Scientists have lifted the lid on how changes in cell surface hydrophobicity of a strain of soil bacterium may help to stave off heavy metal-polycyclic aromatic hydrocarbon pollution from entering rice plant roots.
Increased hygiene during the pandemic reduced microbial diversity in daycare settings - and this may have affected development of immunity against non-communicable diseases in children by limiting exposure to diverse microbes.
Biodegradable plastic cable ties could be used to replace their conventional plastic equivalents in coral propagation as they perform as well and don’t adversely affect coral-associated bacterial communities as they break down.
This week sees the launch of the first published content in Sustainable Microbiology, the new open access journal which will apply microbiology to sustainability. The journal is published by Applied Microbiology International.
Several areas of microbiology are ripe for commercial exploitation in Nigeria - so what’s the next step for students and researchers interested in setting up science-driven business ventures? A recent workshop had the answers.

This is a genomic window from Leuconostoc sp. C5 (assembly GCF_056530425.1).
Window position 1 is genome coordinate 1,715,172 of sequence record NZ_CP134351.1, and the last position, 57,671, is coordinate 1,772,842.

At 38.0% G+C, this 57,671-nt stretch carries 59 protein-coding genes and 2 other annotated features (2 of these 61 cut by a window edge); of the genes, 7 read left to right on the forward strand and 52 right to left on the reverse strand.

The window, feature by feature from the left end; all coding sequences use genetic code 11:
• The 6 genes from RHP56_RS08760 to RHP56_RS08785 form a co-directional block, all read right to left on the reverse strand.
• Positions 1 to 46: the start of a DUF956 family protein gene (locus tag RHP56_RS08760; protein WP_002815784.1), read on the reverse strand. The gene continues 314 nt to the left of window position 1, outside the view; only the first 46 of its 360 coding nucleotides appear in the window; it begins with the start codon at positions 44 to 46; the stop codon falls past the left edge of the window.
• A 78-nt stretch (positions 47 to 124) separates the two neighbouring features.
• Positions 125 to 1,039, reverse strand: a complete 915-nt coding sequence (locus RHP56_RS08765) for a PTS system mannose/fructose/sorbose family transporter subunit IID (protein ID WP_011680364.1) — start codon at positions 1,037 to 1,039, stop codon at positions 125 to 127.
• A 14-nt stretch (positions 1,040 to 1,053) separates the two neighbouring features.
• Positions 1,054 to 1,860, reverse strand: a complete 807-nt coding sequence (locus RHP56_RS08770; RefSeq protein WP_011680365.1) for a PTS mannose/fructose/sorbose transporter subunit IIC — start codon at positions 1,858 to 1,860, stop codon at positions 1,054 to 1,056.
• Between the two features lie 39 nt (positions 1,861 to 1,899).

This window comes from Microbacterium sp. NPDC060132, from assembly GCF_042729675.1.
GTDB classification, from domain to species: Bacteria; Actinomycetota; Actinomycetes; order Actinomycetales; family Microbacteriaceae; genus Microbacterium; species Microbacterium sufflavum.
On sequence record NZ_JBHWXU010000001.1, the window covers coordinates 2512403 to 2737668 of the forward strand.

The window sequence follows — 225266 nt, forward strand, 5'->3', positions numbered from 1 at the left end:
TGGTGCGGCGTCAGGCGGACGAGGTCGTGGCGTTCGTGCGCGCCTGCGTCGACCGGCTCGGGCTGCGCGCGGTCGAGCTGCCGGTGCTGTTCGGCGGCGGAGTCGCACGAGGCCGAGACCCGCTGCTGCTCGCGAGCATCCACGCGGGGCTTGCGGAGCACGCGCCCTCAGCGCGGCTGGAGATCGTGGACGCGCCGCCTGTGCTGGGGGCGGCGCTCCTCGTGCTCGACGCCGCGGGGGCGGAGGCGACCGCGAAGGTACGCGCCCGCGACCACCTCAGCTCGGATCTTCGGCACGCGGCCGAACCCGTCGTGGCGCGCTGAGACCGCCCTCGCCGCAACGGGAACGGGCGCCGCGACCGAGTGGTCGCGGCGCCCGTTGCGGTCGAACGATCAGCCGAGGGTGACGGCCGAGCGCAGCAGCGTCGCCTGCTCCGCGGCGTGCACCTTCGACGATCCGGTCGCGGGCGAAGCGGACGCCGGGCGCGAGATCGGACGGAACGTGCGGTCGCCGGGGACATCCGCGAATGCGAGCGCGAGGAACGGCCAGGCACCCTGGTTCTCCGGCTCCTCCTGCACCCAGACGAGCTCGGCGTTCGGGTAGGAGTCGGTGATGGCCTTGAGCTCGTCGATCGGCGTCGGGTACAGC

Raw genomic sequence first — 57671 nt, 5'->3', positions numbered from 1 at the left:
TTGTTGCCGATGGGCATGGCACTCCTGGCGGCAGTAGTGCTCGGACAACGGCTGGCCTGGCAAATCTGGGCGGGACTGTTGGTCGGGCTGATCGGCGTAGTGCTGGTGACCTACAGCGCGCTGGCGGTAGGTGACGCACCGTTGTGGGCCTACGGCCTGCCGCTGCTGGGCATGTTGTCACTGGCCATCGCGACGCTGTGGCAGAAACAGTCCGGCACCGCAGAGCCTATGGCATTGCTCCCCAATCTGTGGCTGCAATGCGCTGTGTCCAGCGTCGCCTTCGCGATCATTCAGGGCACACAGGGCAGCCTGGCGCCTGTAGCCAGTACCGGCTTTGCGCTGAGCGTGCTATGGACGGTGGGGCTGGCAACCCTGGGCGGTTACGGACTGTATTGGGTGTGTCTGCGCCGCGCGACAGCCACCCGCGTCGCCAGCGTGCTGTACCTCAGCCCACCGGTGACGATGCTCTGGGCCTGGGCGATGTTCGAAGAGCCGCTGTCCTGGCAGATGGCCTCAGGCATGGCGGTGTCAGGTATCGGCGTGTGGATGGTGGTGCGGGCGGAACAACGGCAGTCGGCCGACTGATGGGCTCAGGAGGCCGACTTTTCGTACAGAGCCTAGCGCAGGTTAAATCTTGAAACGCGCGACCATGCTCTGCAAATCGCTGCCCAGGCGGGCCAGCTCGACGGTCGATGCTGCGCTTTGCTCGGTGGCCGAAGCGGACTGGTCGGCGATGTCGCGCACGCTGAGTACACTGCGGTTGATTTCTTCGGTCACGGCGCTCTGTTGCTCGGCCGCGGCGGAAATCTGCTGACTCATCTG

A new algorithm designed to simulate and predict syphilis transmission in China has been found to effectively reflect the transmission mode of the disease in patients and could be used in a web app to help prevent and control the disease worldwide.
2022’s winner of AMI’s Basil Jarvis Prize, Dr Tanushree Gupta of AgResearch in New Zealand, used her prize money to fund an internship investigating new antimicrobials. Intern Landry Maquet reveals how his research has been going.
Supported by AMI’s Outreach and Engagement Grant, the Health Humanities Outreach (H2O) Initiative has enabled local people to improve drinking water quality in Itchi-Agu in Nigeria, a village where more than half of households had reported diarrhoea.
Moisture levels in the soil can impact the effects that microplastic pollution has on soil fungi, according to new research published in Environmental Microbiology, an Applied Microbiology International publication.
The UK’s Science, Innovation & Technology Committee has called for steps to develop the potential of bacteria-killing viruses - called bacteriophages or phages for short - that can provide an alternative to antibiotics that are attracting growing resistance.